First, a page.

Testing and certification of language proficiency for clinicians is likely to be informed by the process of national certification for professional interpreters, which has been evolving over the past several years.45 There is a need to establish standards for clinician non-English language proficiency to ensure the quality of communication with LEP patients. The lack of consistency in reporting fluency currently impedes the development of strategies aimed at eliminating health-care disparities, which could include matching LEP patients with truly bilingual clinicians or improving access to and use of professional interpreters. While some health-care organizations have instituted language proficiency testing for bilingual staff,46 few have broached the topic of testing for physicians and nurses.47,48 Our results, however, highlight the potential benefit of characterizing clinician language proficiency on a standard scale, such as the Interagency Language Roundtable (ILR). The ILR has been used extensively in non-medical fields and could be adapted for use in health-care settings.49 Health-care organizations could then limit clinicians providing language-concordant care to those who self-identify as having high non-English language proficiency. Alternatively, health-care organizations could consider testing clinicians who wish to use their language skills with patients, regardless of their self-reported proficiency level. There are several different commercially available oral proficiency interviews for language fluency with varying levels of validation, but the most notable is one from the American Council on the Teaching of Foreign Languages. However, most of these tests evaluate interpreting ability rather than direct communication. One available test, the Clinician Cultural and Linguistic Assessment, was developed by clinicians and researchers affiliated with Kaiser Permanente and is the first, and to date, the only tool designed and validated explicitly for use in health-care settings to assess both the linguistic and cultural proficiency of clinicians.47
If research can demonstrate a correlation between self-reported language proficiency and formal testing, such assessments of clinicians who self-report either high- or low-level language proficiency may be unnecessary, and policies can be set for these clinicians without further evidence; clinicians with high-level proficiency can be allowed to use of their non-English language skills directly with patients and work with professional interpreters at their discretion, whereas clinicians with low-level proficiency must document working with professional interpreters with LEP patients. Resources can thus be focused on clinicians who report medium-level proficiency on the ILR or comparable scale. Indeed, clinicians who test close to a hypothetical passing score could be remediated in specific skills that could improve their ability to communicate effectively in that language. For example, clinicians who test at a medium to high level could get specific feedback about the language skills they need (e.g., medical vocabulary, use of the past tense) so that they can improve those skills and be retested prior to routinely using their language skills with patients. Until the relationship between the use of medium proficiency non-English by clinicians and the quality of care provided to LEP patients is better understood, initial policies cannot be set for that group.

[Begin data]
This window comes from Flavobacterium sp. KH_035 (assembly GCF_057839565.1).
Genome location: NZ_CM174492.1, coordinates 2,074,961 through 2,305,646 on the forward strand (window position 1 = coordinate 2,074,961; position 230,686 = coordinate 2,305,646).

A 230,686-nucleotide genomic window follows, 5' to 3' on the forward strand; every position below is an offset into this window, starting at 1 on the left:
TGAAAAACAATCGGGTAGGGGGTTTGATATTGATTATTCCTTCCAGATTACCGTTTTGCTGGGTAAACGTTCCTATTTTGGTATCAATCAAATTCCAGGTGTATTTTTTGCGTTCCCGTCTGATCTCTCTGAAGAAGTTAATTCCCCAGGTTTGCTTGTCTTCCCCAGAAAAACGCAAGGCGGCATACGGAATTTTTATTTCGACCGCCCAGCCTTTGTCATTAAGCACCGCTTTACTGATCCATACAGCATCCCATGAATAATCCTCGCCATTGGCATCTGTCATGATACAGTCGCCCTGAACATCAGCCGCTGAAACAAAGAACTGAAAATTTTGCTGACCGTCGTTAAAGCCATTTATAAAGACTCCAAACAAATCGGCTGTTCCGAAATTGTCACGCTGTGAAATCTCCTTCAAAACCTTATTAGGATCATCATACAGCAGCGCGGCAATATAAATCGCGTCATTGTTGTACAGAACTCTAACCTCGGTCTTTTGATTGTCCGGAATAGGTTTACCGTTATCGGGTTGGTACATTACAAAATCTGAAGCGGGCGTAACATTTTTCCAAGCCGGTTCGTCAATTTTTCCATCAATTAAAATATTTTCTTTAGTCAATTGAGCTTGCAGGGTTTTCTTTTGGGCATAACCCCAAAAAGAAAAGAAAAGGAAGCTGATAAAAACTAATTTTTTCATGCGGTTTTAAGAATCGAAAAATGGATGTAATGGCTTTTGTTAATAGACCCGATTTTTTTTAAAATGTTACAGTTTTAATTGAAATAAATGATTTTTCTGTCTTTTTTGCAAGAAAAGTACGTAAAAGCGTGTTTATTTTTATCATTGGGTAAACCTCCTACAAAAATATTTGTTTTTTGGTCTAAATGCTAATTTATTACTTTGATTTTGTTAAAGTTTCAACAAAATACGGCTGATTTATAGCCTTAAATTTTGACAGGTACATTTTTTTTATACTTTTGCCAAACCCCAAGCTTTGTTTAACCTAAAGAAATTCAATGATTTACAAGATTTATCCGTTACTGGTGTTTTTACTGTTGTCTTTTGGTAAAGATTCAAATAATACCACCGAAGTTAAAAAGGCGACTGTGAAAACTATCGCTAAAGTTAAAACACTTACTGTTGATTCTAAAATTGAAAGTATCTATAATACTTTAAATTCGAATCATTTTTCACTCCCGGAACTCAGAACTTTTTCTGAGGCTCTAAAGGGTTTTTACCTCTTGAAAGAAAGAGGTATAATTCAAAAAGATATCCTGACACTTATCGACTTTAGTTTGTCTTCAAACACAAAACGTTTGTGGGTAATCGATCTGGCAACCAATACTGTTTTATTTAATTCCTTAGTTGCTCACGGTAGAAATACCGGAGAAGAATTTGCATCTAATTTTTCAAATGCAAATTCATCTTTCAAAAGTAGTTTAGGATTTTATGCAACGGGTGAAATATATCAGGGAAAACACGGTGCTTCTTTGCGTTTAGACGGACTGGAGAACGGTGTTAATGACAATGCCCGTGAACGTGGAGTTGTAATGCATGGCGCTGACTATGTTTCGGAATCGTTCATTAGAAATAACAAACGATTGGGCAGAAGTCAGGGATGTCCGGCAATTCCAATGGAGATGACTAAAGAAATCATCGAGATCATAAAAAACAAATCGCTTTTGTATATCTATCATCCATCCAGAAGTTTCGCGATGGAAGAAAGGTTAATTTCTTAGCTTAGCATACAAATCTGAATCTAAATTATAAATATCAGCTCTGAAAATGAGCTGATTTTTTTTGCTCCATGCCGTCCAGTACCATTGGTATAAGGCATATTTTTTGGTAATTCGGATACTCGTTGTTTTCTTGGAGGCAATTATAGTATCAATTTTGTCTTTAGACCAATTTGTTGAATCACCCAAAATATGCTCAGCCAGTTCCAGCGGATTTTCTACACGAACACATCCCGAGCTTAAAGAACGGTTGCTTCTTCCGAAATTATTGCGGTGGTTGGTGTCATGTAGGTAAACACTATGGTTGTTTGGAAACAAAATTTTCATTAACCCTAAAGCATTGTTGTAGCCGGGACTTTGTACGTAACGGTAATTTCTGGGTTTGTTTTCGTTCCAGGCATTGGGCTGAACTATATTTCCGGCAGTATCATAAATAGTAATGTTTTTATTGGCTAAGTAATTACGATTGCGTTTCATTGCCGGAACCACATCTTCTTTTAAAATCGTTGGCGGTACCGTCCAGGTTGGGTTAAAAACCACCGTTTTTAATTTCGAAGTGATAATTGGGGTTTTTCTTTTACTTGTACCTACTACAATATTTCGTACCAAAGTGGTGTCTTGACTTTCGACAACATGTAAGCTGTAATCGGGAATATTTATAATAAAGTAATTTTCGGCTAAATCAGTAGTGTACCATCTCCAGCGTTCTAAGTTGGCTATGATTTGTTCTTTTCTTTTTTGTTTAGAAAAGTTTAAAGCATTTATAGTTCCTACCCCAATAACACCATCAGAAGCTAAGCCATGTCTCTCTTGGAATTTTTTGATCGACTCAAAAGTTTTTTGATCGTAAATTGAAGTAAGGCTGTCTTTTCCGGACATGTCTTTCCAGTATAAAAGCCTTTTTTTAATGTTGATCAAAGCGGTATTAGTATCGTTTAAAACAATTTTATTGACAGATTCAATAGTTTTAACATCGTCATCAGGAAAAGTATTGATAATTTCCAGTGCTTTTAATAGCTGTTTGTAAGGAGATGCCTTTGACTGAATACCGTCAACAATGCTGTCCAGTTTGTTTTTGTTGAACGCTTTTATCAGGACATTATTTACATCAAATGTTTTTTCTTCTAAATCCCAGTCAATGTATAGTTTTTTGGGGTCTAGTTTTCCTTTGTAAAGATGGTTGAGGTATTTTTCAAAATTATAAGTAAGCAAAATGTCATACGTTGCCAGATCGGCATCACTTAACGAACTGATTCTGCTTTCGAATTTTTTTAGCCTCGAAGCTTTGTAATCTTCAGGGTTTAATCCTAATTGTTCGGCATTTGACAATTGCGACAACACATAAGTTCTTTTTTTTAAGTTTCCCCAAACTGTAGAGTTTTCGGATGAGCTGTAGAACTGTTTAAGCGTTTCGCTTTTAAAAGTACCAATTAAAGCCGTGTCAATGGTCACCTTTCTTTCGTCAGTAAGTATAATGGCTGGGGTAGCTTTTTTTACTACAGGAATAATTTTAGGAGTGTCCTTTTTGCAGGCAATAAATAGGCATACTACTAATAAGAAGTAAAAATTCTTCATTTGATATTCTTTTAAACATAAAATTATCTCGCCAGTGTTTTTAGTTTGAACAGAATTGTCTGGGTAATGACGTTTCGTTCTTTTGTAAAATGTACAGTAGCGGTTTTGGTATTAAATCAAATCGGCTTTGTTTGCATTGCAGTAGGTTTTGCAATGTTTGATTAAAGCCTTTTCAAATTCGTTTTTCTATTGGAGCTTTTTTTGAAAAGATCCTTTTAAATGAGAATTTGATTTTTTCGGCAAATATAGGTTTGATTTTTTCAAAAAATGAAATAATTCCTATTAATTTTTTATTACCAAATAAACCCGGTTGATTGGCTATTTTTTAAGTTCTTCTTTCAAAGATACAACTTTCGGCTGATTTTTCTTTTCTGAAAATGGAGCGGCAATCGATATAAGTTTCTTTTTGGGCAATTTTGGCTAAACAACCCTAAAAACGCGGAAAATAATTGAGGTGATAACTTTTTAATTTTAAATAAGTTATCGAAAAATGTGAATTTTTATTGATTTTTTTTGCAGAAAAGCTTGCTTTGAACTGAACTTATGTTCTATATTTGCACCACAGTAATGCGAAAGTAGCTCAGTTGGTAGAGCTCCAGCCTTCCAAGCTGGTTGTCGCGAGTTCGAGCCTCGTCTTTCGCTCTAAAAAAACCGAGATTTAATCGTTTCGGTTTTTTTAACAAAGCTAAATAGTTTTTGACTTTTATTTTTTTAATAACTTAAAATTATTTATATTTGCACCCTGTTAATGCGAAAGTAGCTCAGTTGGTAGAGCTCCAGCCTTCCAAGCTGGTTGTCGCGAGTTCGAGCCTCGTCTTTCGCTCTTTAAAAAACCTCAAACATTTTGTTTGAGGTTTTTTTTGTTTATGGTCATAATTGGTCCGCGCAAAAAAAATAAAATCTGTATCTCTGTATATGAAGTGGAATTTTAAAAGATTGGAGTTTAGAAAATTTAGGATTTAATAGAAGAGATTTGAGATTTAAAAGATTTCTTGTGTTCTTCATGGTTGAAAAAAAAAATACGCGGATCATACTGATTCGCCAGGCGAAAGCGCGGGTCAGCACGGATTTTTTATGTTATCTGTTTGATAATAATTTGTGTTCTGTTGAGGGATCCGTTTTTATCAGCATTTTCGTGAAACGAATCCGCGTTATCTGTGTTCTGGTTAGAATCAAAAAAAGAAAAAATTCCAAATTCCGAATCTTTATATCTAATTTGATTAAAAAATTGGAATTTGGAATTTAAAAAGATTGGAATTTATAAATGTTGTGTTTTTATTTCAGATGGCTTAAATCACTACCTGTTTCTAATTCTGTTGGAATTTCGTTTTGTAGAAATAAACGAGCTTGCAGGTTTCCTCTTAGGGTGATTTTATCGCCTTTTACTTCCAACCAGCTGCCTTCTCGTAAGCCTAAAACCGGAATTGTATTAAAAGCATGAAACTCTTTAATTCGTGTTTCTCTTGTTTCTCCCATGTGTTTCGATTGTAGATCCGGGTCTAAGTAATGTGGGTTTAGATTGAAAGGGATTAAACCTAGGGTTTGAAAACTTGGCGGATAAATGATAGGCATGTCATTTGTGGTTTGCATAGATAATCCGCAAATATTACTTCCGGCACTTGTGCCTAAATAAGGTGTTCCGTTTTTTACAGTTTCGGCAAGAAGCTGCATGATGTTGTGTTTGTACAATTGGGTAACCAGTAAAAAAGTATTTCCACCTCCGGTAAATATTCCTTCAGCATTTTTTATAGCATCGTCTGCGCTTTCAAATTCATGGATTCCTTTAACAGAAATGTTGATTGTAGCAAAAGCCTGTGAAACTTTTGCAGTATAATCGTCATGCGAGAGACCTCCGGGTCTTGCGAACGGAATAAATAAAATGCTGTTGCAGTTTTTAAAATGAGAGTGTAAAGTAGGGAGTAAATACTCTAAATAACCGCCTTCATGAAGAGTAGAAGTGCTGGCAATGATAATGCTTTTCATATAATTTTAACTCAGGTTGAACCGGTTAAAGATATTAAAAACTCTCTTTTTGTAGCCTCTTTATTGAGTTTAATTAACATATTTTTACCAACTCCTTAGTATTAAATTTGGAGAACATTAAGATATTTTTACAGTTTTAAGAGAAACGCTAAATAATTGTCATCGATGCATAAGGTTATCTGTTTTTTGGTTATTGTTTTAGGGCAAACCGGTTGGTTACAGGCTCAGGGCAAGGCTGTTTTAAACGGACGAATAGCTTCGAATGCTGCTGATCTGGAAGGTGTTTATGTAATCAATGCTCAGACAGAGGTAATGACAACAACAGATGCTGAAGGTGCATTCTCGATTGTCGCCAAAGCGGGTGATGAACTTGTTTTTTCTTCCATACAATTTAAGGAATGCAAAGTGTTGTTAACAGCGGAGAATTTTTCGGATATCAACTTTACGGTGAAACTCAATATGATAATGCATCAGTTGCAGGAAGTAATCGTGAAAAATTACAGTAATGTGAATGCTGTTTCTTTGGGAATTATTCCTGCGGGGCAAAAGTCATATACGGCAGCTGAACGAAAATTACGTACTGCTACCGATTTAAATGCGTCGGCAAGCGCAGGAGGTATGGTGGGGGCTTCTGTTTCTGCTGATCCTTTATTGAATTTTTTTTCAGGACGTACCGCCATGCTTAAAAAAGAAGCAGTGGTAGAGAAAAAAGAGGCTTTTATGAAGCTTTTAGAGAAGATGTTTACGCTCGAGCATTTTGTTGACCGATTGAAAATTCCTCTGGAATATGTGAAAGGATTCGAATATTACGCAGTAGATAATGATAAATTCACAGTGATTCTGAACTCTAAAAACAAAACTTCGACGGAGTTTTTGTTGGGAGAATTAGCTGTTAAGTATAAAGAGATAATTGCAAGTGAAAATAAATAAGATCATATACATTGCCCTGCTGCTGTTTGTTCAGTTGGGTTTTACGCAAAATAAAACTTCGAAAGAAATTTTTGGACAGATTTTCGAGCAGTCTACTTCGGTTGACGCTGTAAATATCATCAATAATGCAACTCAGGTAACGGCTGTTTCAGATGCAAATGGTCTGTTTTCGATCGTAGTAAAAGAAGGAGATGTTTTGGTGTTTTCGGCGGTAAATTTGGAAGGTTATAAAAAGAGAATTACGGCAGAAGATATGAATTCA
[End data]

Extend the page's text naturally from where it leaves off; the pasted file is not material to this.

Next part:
Although our study has important implications for policy and professional education, there are some limitations to consider. First, this was a single site study conducted on a general medicine floor. Thus, results may not be generalizable to other units, departments, hospitals, or the outpatient setting (including small practices). However, the strategies to overcome language barriers that clinicians report in our study are likely to be similar in other inpatient settings, given the common clinical scenarios used in our survey. Second, the language assessment tool used in this study was based on self-report of language proficiency by physicians and nurses, which may not correlate to tested ability. However, there are not yet any validated self-reporting scales of non-English language proficiency in existence for clinician-patient interactions. Third, the quality improvement effort from which this analysis began was not aimed at physicians and nurses using their own Spanish skills, but simply at increasing access to professional interpreters. Overall, that project was a success,32 and this analysis was designed to characterize how Spanish-speaking physicians and nurses bridge the language gap in specific clinical scenarios, not as a result of the intervention. Finally, this study did not account for patient perspectives, and thus cannot evaluate the relationship between strategies to overcome language barriers and quality of care, clinical outcomes, or patient satisfaction. Future studies should focus on these relationships.
In summary, physicians and nurses with limited Spanish proficiency use these skills, even in important clinical circumstances in the acute care setting. Health-care organizations should evaluate clinicians’ non-English language proficiency levels and set policies about the use of non-English language skills in clinical care. More research is needed to inform such policies, particularly for medium proficiency clinicians; however, those with low proficiency should work with professional interpreters.
The project was funded in part by the UCSF Medical Center Patient Care Fund. Dr. Diamond was supported by the Palo Alto Medical Foundation Research Institute and The California Endowment.
Conflict of Interest None disclosed.